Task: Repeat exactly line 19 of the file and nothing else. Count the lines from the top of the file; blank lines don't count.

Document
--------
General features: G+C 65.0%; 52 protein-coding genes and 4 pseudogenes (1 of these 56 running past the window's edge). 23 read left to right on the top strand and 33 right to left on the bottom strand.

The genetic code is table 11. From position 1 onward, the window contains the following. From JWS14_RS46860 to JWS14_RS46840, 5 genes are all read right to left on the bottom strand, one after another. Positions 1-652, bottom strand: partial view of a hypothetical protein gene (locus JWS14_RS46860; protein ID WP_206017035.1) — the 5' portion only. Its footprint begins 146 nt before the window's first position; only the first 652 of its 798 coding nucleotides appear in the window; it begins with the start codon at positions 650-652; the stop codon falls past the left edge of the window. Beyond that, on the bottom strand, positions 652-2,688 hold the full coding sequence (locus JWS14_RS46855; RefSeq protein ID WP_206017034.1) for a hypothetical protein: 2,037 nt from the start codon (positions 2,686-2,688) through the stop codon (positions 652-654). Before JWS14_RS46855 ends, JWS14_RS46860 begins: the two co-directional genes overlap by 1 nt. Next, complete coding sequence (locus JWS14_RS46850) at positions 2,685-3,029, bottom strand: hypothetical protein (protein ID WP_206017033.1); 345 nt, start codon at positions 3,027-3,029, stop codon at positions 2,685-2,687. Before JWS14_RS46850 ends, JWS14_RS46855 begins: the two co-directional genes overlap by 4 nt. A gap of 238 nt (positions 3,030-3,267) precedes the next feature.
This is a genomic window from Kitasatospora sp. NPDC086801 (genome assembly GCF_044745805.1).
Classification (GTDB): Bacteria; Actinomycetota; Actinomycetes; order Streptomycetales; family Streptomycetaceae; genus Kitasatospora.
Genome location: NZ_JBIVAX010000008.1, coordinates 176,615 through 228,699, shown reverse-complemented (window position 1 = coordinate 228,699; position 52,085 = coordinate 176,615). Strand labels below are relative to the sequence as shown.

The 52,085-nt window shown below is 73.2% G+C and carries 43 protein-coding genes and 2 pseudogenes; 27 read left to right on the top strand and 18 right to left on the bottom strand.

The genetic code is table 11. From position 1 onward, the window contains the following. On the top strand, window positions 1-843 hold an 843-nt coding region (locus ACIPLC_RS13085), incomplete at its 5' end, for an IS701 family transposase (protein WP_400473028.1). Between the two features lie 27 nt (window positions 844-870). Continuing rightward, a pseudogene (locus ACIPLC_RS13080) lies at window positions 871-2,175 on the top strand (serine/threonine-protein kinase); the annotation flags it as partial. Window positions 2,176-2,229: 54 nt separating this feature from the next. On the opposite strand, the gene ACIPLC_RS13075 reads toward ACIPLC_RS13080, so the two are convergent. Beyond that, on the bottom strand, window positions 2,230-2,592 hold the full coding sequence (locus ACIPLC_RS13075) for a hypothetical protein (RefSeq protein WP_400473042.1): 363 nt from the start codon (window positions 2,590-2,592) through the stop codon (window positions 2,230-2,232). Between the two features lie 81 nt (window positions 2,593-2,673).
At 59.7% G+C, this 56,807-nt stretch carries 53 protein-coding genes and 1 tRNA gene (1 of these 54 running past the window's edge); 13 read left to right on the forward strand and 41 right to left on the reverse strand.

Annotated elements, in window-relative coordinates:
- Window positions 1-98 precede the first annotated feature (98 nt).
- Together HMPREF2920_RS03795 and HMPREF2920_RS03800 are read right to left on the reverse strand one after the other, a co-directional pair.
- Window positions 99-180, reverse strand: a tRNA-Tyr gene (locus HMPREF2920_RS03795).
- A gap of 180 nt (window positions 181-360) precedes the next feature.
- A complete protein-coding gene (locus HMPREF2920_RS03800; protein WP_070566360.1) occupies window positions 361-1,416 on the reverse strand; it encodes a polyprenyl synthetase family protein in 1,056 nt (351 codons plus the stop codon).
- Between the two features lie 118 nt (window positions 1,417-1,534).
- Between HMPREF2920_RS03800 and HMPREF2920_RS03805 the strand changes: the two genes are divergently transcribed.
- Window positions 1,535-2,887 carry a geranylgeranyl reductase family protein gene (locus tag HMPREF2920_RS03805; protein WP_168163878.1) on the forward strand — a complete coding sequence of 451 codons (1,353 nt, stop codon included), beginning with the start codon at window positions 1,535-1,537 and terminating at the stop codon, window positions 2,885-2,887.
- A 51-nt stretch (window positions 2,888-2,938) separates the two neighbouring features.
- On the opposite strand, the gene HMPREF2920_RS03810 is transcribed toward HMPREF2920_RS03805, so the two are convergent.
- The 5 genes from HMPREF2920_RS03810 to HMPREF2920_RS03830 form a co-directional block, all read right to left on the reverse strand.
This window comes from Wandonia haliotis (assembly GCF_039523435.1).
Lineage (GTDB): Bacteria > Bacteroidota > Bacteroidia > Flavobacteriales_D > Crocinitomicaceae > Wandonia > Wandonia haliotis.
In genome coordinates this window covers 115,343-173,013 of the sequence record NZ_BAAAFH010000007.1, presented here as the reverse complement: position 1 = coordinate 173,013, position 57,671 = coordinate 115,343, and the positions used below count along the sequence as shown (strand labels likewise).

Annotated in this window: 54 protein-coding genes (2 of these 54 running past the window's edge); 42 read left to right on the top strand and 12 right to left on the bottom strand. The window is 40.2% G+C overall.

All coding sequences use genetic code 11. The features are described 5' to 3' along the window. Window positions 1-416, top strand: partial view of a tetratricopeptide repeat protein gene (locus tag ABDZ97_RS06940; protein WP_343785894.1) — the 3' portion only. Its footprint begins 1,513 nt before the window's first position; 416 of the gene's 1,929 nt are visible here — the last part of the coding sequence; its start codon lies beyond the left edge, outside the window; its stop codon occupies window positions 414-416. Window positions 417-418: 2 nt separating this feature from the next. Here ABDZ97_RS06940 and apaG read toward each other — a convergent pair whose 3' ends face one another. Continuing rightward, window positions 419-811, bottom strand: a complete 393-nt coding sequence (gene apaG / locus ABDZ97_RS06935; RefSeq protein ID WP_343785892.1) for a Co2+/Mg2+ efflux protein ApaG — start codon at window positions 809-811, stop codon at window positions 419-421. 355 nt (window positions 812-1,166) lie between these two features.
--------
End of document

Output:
- On the opposite strand, the gene HMPREF2920_RS03810 is transcribed toward HMPREF2920_RS03805, so the two are convergent.